DSEI Arms Fair Has Set Up Shop - We Need to Shut It Down
Weapons and warships are not ordinary items that should be perused casually like it’s a supermarket shop
This week the Defence And Security Equipment International arms fair (DSEI), Europe’s largest arms fair, opens its doors again at the Excel Centre. The event hosts arms companies from around the world, selling small arms, missiles, tanks and warships.
It’ll run, ominously, until Friday 13 September. On Sunday, Sadiq Khan wrote to the director of DSEI pushing for the event to get out of London. And too right.
When I first moved to London in September 2013, I had no idea I’d just moved a six-minute drive away from where DSEI was in full swing. Like its ambiguous official title suggests, it’s not an event that makes itself known with a big publicity campaign.
In early Autumn 2015, a friend who was visiting London for work met a group of us for tapas. As I asked him what brought him to town, it transpired that he was in town because his helicopter company was exhibiting at the arms fair. ‘Oh, I’m protesting outside of that,’ I said. Awkward. But it exposed an important tension.
Weapons and warships are not ordinary items that should be perused casually like it’s a supermarket shop. But according to government estimates, the UK’s defence and security export business was worth £12 billion in 2016. So can the jobs created and sustained by the arms trade justify the arms ‘fair’? I don’t think so.
The government says that being careful about who we sell weapons to is ‘rigorous’ and ‘vital’. It says we should uphold our values by taking into account human rights and international law. Yet every two years some of the biggest names in repression and human rights abuses continue to be invited by our government to attend the arms fair.
This year, they’ve invited eight military delegations classified by the UK Foreign Office as human rights priority countries. Amnesty International, barred entry to the ‘exhibition’ last Friday, noted that not one of the 22 major international arms companies it contacted were able to demonstrate they had done adequate human rights due diligence.
The roll call for this year’s arms fair includes VIPs Saudi Arabia and top ‘international partner’ the United Arab Emirates (UAE), that has a national pavilion at the event. A Saudi-led coalition, that features the UAE as a lead partner, is accused of causing the deaths of up to 85,000 young children from starvation in Yemen. Cholera is also rife there. This did not push either nation off the invite list for the arms fair. Neither did judges ruling in June that the sale of weapons to Saudi Arabia is unlawful.
The UK has licensed nearly £6.2bn worth of arms exports to Saudi-led coalition since the start of the war in 2015. Britain has earned eight times more from arms sales to the Saudi-led coalition fighting in Yemen than it spent on aid to help civilians, according to an Oxfam report.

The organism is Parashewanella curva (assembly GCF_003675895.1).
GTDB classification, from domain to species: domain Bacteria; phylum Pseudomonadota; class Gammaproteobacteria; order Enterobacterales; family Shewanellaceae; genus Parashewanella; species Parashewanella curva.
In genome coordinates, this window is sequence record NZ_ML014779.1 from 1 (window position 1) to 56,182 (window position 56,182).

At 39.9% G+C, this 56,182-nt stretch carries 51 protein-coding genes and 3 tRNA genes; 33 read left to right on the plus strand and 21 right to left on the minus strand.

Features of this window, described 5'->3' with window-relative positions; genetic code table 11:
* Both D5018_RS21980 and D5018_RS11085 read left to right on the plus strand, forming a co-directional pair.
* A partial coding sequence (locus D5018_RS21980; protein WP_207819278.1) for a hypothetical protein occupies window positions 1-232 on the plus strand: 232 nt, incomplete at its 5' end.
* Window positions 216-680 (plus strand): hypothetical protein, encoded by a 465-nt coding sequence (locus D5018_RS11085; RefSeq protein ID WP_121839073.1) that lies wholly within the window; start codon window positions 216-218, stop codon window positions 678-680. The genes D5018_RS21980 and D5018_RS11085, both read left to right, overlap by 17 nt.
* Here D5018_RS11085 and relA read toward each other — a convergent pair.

Worryingly, Hong Kong still made the invite list, despite reports that pro-democracy protesters were being hit with tear gas canisters made in Derby. They pulled their delegation last week. The organisers give it a funny name to obfuscate its true purpose: to enable companies to flog arms to governments even when their human rights records are dubious.
Brexit has been taking up all the bandwidth in Parliament, in the news cycles and consequently our news feeds. But we shouldn’t let that distract us and blinker us from other critical issues and events. That journalists like Solomon Hughes, a journalist at the satirical magazine Private Eye, have been banned from attending should worry us. Hughes has attended the ‘exhibition’ on three previous occasions. What have they got to hide this time? If we care about free speech, we should interrogate this decision.
With Parliament prorogued, it’s up to the public to stand in for our dysfunctional state. The organisers of the arms fair should be held to account and their sales scrutinised. Polling suggests that the public is not behind dodgy arms exports.
In 2017, a poll found 76 per cent of UK adults oppose the government’s role in promoting arms exports to countries with poor human rights records. And people are making their opposition to the arms fair known.
Stop the Arms Fair will be protesting by the venue every day this week. The award-winning anti-arms exhibition Art the Arms Fair is running again alongside the arms fair until 13 September. The residents of Newham, East London, including the Mayor Rokhsana Fiaz and Newham Council have organised an alternative peace exhibition.
Their position is clear: they don’t want the arms fair in their borough. The London Mayor, the local mayor and the people have spoken. We shouldn’t be rolling out the red carpet for despots and repressive regimes. It’s time for the arms fair to shut up shop.